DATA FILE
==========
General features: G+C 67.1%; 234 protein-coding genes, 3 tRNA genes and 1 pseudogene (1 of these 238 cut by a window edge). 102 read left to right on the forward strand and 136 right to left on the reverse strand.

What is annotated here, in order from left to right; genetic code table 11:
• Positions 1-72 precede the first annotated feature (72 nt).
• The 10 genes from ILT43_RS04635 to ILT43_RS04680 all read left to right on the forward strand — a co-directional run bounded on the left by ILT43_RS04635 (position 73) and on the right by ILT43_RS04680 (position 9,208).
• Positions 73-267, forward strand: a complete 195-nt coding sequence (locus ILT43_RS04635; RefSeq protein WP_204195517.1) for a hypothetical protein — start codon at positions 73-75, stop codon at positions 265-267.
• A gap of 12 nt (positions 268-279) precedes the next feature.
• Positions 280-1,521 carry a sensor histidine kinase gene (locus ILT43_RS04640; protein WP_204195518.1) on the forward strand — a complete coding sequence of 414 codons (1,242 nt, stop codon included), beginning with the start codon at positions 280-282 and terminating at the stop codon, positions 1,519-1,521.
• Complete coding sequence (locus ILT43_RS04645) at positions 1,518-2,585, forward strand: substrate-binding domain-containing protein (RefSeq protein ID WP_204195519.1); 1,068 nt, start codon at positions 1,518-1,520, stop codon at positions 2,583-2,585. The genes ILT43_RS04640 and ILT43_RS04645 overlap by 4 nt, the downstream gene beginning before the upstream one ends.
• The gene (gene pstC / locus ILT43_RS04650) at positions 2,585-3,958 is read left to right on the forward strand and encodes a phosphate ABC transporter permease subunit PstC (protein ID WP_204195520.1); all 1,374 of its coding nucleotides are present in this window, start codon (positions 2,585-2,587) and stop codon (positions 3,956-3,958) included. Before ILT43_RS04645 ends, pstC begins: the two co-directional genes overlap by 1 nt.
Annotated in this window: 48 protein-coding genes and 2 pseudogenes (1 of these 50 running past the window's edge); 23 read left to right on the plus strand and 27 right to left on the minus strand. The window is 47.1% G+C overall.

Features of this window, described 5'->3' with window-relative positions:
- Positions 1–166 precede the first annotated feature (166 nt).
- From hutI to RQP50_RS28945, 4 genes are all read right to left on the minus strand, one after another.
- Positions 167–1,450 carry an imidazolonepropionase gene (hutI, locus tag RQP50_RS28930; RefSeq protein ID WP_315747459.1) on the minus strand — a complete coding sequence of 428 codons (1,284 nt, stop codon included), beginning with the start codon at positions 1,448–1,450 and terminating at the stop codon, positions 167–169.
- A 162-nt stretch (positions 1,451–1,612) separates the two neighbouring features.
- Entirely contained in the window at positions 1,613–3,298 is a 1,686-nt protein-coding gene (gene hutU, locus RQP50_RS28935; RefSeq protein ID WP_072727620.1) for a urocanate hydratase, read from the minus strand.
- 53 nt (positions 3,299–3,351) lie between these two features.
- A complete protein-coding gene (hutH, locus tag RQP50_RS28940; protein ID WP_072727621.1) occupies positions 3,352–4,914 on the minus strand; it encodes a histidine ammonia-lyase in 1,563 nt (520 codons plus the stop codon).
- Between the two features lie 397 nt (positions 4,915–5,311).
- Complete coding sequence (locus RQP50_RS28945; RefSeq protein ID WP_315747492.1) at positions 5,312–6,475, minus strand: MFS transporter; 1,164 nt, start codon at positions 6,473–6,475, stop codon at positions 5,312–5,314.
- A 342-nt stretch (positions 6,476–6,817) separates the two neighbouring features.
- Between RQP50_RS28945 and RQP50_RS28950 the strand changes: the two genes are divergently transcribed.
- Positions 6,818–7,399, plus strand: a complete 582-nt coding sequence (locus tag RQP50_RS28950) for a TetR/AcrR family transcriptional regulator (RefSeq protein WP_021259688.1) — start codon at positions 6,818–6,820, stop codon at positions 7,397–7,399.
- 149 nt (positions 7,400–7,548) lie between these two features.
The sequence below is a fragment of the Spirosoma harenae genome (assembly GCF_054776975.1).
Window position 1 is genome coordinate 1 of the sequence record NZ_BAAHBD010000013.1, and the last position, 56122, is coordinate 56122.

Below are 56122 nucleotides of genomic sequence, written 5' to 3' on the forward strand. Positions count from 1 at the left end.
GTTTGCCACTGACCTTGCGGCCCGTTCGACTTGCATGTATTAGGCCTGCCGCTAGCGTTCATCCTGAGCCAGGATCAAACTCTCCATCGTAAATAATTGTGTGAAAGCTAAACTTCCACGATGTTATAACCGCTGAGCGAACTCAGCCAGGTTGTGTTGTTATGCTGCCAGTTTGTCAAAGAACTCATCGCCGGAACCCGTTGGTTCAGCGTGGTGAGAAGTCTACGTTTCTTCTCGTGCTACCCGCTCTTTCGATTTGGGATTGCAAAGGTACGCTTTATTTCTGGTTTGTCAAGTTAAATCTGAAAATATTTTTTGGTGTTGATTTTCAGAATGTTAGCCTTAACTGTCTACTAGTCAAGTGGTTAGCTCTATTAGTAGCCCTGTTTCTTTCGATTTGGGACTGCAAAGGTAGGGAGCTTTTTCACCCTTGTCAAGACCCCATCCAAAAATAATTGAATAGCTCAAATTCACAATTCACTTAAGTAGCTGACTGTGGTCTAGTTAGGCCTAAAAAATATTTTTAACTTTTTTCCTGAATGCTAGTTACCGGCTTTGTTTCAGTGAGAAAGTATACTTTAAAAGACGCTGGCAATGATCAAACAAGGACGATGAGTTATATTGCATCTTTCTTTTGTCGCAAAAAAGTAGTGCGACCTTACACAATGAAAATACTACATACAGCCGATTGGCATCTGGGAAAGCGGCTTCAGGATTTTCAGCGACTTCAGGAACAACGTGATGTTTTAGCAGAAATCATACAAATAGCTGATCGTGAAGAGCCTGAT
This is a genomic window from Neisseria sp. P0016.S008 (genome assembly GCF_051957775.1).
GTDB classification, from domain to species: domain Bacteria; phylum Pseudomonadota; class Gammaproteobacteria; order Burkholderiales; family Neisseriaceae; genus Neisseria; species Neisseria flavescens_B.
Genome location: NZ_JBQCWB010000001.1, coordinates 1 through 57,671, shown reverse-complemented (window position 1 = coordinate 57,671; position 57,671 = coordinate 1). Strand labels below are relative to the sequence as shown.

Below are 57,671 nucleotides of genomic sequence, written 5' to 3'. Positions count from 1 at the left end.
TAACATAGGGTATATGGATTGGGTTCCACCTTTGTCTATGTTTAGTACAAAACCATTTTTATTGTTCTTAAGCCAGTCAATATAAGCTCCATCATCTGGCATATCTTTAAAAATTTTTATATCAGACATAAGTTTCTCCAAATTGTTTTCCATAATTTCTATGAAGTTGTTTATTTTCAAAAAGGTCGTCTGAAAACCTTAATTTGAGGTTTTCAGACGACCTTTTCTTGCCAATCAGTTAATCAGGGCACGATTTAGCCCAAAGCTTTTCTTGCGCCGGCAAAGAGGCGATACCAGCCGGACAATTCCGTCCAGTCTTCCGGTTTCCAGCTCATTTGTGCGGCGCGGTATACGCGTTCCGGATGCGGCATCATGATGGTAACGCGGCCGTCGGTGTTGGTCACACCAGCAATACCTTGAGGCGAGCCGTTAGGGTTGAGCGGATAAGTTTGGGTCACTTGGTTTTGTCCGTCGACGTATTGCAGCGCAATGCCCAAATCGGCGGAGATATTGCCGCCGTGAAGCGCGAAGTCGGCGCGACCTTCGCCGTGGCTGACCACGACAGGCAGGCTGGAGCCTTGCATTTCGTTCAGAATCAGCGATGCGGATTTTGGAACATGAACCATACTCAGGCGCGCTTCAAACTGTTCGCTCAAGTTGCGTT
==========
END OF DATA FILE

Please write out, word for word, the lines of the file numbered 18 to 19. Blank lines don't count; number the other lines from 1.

- A complete protein-coding gene (hutH, locus tag RQP50_RS28940; protein ID WP_072727621.1) occupies positions 3,352–4,914 on the minus strand; it encodes a histidine ammonia-lyase in 1,563 nt (520 codons plus the stop codon).
- Between the two features lie 397 nt (positions 4,915–5,311).